Diary of a Wimpy Kid: Old School by Jeff Kinney
Reviewed by Gerti
I always try to read my kids’ books to make sure they aren’t sending them a bad message in some way. But you really can’t read Jeff Kinney’s “Diary of a Wimpy Kid” series expecting to find the same sort of inspirational, uplifting message you’d see in a Horatio Alger novel. There is nothing here about working hard, or saving your money. It’s not that sort of thing, nor was it ever intended to be. If anything, the books have terrible messages, like if you don’t want to do chores for your parents, be sure and do them poorly so they won’t ask again!
However, Kinney is good at writing comedy that middle-schoolers and younger will get. He conveys that comedy both in his writing, which is generally clever (although not instructive in a good way) and in his art. Greg Heffley is written as a typical boy, but drawn to look more like Homer Simpson, with his few standing hairs on top of his cartoon-esque head. But the drawings are part of the charm of this series, and “Old School” is a pretty typical offering.
Hapless hero Greg has to deal with any number of bad days here. His mother is on a kick to get the town to unplug, feeling that cell phones and modern technololgy are bad, hence the title. She wants everybody to go “old school”, and gets a group of people to spend their time reviving an old playground that has fallen to seed. Greg turns it into a comic adventure, when he and his study buddy Frew, and a reprobate assigned to do community service (a friend of his older brother’s, of course) escape the work detail, only to be tracked down by his mother’s cellphone technology. Ironic, no?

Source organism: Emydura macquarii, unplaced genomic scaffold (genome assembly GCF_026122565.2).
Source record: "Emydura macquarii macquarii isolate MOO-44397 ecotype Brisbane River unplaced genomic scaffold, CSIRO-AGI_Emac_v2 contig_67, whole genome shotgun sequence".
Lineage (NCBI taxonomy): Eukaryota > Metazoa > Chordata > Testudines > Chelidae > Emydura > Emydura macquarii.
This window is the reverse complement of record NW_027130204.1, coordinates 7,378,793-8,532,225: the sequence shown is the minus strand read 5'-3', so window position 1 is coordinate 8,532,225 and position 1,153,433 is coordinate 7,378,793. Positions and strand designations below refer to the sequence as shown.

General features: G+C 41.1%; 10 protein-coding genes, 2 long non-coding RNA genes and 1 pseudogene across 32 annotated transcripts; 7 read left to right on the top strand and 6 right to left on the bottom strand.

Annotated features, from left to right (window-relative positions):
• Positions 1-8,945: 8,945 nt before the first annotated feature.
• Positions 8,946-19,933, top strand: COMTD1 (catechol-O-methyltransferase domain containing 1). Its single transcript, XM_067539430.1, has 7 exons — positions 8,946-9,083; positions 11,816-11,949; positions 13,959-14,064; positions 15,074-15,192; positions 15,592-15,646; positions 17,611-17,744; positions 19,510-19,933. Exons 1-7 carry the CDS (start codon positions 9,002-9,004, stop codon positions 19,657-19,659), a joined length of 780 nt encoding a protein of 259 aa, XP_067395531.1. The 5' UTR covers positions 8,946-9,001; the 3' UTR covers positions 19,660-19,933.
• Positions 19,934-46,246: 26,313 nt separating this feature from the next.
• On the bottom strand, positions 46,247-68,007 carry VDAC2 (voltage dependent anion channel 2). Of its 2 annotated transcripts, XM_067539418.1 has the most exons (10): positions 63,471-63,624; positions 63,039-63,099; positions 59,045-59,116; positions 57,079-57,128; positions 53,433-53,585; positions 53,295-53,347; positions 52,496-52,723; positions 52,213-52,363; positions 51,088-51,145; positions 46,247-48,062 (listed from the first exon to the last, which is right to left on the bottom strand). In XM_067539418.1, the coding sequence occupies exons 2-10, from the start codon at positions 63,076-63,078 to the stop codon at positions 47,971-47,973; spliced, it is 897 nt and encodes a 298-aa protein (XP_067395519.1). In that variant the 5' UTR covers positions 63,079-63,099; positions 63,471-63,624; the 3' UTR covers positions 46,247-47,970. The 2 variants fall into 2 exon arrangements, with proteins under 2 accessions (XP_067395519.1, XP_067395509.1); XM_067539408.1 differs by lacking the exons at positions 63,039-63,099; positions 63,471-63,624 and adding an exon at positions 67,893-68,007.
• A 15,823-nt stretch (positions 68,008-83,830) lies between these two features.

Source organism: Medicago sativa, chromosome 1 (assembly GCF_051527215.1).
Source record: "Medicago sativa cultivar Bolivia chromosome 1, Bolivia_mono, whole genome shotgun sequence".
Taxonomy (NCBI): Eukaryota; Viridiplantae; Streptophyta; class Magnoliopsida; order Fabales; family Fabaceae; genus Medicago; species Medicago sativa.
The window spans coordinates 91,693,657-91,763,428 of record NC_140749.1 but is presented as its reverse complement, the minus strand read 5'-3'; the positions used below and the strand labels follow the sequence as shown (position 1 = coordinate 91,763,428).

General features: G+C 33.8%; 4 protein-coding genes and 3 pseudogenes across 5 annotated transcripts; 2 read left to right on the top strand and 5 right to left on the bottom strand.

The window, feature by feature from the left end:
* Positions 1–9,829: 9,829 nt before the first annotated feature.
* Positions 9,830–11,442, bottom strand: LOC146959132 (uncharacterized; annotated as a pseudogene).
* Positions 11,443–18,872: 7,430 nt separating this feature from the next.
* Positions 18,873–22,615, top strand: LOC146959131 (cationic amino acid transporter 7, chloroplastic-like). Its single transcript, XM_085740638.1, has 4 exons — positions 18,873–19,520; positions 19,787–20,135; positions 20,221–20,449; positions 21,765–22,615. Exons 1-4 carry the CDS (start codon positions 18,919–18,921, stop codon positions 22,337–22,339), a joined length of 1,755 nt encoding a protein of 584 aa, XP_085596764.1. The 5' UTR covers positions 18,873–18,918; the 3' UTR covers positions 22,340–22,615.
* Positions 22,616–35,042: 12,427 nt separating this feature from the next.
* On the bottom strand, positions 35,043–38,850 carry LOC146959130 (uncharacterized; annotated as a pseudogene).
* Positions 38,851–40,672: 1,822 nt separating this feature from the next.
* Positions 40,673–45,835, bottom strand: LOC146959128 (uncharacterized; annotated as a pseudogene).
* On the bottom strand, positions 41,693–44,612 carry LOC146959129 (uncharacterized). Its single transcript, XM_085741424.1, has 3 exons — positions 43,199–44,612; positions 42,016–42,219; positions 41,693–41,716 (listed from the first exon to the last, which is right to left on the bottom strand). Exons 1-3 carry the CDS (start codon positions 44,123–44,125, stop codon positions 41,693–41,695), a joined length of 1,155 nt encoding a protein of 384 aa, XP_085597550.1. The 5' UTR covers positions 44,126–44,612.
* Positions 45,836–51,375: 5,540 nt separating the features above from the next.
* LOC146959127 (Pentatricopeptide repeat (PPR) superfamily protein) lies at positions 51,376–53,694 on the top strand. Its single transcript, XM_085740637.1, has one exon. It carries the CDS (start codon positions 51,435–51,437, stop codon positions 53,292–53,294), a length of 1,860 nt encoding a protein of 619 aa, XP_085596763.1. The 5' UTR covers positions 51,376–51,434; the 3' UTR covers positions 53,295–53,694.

Even more fun is had thanks to the family’s pet pig (some of the funniest drawings in the book), a new potty training plan for Manny (Greg’s younger brother) that includes going without pants, and his grandfather’s decision to move into the Heffley’s hectic household due to economic conditions. Since Grandpa chooses Greg’s room to sleep in - the pig is in the guest room - Greg is grateful to get away to summer camp at Hardscrabble Farms. That’s where most of the comedy ensues, as Greg and a band of hard-luck campers are forced to endure conditions with Rowley’s father, Mr. Jefferson, as their chaperone.
It’s all pretty funny stuff, but none of it is edifying in any way. But perhaps that’s the way young boys like it. No kid will ever grow up to run a successful software startup thanks to the life lessons found in these books, but they are funny, and hopefully you’ve already taught your kids all the good manners and ethics they need, because they’re not gonna find any positive role models from the peers in this “Wimpy Kids” series. However, the blurb on the book’s back cover does mention that these books are “a big hit with reluctant readers”, and perhaps that’s the point. If your kids don’t like reading “real books”, at least the adventures of dysfunctional Greg and his friends will keep them from watching TV or playing video games for a few hours. And for parents, that at least is a small victory.